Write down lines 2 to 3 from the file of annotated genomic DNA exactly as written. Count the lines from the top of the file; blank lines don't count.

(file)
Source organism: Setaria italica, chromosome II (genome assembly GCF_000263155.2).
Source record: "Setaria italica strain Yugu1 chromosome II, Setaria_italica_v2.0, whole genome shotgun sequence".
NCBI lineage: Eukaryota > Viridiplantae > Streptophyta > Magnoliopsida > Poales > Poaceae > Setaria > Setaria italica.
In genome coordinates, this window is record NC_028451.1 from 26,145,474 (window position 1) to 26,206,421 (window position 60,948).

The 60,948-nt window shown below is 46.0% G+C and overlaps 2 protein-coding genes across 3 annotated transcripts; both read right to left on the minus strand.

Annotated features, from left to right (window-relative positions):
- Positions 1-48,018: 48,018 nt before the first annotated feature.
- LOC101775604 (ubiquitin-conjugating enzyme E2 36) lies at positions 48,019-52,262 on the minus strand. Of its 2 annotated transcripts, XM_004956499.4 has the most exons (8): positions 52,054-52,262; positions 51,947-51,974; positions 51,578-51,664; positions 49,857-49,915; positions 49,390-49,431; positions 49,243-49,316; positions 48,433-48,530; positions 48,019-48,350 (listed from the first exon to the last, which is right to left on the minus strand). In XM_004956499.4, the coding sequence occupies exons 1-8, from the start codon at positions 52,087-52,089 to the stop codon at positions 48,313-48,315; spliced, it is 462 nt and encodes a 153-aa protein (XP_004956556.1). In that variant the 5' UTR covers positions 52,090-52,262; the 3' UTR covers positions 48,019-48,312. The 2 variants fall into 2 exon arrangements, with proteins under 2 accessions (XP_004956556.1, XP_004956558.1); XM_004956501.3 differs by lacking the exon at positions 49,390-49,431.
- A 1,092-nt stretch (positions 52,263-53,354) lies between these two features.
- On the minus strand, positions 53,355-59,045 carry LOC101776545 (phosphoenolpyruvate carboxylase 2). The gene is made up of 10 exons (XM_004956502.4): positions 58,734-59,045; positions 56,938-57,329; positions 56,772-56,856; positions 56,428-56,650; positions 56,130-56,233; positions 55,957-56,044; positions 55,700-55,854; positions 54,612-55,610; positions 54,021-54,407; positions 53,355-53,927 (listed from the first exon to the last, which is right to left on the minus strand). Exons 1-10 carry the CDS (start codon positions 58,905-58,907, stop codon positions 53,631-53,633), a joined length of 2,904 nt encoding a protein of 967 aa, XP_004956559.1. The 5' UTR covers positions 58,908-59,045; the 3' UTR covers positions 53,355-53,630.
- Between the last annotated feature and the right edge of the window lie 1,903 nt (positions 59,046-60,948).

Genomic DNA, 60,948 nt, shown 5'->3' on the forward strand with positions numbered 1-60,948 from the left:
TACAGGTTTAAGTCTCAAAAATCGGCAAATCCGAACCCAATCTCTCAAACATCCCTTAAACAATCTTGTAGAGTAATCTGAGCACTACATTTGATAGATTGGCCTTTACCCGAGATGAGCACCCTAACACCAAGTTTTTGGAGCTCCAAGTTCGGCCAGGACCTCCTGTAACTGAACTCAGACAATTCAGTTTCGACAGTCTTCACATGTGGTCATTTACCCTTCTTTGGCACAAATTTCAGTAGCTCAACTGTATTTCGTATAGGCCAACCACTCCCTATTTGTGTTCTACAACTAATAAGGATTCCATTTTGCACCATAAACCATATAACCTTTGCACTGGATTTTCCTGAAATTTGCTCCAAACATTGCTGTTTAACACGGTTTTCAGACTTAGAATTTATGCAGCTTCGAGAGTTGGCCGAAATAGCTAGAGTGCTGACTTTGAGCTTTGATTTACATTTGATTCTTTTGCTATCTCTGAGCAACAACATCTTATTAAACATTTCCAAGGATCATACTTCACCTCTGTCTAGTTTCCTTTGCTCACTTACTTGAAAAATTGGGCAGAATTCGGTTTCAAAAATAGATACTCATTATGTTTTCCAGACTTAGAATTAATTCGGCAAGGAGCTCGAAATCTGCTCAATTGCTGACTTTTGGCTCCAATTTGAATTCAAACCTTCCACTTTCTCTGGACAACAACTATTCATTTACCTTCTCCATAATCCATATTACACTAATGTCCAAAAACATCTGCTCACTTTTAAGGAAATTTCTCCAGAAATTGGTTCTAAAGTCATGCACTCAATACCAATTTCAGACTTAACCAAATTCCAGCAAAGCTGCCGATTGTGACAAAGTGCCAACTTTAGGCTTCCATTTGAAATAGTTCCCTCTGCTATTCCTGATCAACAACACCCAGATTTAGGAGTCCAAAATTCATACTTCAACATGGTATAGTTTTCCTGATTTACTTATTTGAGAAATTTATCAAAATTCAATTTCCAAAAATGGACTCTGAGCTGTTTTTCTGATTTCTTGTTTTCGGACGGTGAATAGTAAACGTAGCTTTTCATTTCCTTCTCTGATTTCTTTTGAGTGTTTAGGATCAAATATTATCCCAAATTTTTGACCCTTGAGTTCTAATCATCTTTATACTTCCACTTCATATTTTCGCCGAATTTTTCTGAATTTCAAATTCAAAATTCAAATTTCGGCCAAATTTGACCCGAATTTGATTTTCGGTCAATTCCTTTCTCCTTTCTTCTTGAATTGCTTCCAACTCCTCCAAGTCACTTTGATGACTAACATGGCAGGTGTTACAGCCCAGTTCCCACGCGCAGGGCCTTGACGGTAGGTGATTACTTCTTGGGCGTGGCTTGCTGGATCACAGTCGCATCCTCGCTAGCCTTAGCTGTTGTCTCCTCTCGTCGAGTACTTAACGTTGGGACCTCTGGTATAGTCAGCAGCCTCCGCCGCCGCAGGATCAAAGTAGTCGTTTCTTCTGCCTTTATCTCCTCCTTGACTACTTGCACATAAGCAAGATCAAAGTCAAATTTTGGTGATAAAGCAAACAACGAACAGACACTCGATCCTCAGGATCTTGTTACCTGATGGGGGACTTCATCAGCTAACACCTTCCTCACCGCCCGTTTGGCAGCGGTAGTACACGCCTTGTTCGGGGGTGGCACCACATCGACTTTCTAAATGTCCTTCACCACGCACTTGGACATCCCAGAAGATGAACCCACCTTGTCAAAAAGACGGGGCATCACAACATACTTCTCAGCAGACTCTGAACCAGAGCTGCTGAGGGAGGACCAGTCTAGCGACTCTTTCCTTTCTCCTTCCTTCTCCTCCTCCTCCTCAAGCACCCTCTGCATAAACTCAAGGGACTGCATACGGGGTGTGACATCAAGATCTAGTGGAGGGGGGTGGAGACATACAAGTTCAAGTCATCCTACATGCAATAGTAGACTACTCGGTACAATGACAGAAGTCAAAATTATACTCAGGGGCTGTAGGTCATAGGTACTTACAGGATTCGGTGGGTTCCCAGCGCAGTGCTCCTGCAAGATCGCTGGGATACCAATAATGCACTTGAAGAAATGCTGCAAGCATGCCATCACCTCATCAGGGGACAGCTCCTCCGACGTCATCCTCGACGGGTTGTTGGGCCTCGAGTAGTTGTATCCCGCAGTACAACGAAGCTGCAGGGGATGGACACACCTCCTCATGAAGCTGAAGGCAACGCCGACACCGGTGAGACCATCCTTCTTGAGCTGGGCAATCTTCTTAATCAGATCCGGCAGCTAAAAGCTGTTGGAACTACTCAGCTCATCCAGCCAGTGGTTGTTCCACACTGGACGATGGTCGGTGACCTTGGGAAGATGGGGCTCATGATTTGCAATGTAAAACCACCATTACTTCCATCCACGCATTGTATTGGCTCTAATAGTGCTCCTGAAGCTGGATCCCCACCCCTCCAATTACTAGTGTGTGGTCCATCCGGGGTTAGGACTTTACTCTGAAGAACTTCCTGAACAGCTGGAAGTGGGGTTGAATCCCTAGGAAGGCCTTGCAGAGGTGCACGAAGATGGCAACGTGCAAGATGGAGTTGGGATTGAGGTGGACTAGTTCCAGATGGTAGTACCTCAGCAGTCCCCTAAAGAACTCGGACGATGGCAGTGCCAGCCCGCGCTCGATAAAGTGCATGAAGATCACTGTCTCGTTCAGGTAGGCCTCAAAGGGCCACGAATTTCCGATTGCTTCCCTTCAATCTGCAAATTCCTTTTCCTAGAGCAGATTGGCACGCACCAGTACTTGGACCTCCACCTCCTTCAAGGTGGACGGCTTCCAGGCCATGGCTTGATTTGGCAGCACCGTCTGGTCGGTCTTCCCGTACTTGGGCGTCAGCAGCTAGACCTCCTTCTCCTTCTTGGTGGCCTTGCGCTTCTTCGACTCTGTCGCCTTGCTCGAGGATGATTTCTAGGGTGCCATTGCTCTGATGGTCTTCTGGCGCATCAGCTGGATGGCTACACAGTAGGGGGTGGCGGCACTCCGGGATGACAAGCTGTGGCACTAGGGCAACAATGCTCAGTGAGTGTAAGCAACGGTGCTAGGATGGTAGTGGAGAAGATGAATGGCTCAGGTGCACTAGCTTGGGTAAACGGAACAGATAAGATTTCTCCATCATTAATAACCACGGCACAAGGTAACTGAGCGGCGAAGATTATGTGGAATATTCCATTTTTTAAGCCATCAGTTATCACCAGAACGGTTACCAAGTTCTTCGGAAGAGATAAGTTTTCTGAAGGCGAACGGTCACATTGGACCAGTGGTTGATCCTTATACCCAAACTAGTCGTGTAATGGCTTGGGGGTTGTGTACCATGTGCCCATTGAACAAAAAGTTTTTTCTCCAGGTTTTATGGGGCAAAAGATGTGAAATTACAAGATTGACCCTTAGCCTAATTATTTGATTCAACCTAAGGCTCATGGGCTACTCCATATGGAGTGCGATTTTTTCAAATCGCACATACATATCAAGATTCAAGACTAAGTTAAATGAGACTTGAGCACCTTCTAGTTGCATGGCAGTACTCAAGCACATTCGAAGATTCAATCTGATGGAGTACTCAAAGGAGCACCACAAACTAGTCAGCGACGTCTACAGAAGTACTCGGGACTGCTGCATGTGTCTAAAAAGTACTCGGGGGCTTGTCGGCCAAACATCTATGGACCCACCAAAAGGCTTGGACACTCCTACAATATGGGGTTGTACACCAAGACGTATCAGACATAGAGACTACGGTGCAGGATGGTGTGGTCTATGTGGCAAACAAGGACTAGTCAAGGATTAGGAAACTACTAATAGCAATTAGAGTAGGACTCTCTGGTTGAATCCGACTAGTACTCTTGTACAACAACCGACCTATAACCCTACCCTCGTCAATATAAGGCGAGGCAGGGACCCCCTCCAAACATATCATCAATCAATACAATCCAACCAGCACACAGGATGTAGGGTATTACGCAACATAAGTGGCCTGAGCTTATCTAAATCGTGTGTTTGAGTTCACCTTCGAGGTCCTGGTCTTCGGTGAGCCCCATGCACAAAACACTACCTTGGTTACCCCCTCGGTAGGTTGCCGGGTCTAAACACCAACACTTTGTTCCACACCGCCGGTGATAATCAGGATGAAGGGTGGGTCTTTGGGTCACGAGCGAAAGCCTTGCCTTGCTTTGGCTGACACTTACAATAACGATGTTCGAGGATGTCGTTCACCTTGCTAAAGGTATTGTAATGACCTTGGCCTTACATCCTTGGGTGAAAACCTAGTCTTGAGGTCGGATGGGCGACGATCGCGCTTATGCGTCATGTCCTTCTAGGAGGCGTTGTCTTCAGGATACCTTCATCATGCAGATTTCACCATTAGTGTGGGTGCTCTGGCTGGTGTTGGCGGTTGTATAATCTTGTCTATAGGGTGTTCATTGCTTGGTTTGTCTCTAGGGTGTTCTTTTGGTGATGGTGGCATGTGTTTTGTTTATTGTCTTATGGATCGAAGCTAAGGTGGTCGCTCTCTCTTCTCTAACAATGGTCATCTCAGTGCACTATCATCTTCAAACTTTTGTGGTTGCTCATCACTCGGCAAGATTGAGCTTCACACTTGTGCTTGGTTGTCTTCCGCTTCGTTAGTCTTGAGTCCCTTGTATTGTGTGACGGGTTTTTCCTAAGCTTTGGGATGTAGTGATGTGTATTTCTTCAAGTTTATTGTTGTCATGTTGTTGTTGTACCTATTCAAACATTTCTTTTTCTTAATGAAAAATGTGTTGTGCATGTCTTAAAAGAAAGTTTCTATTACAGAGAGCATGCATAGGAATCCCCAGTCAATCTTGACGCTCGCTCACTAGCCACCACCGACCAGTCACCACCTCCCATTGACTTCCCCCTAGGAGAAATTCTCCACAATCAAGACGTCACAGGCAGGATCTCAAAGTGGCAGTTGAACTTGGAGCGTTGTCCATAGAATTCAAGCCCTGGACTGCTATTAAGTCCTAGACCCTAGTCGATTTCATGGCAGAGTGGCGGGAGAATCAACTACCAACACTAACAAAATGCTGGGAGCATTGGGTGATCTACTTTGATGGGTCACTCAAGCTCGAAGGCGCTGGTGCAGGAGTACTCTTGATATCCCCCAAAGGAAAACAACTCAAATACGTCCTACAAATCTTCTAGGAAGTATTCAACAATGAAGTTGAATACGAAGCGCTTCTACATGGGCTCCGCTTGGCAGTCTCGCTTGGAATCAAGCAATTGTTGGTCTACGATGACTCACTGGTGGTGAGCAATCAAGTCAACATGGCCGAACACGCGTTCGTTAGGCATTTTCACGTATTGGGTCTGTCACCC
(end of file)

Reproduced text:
Source record: "Setaria italica strain Yugu1 chromosome II, Setaria_italica_v2.0, whole genome shotgun sequence".
NCBI lineage: Eukaryota > Viridiplantae > Streptophyta > Magnoliopsida > Poales > Poaceae > Setaria > Setaria italica.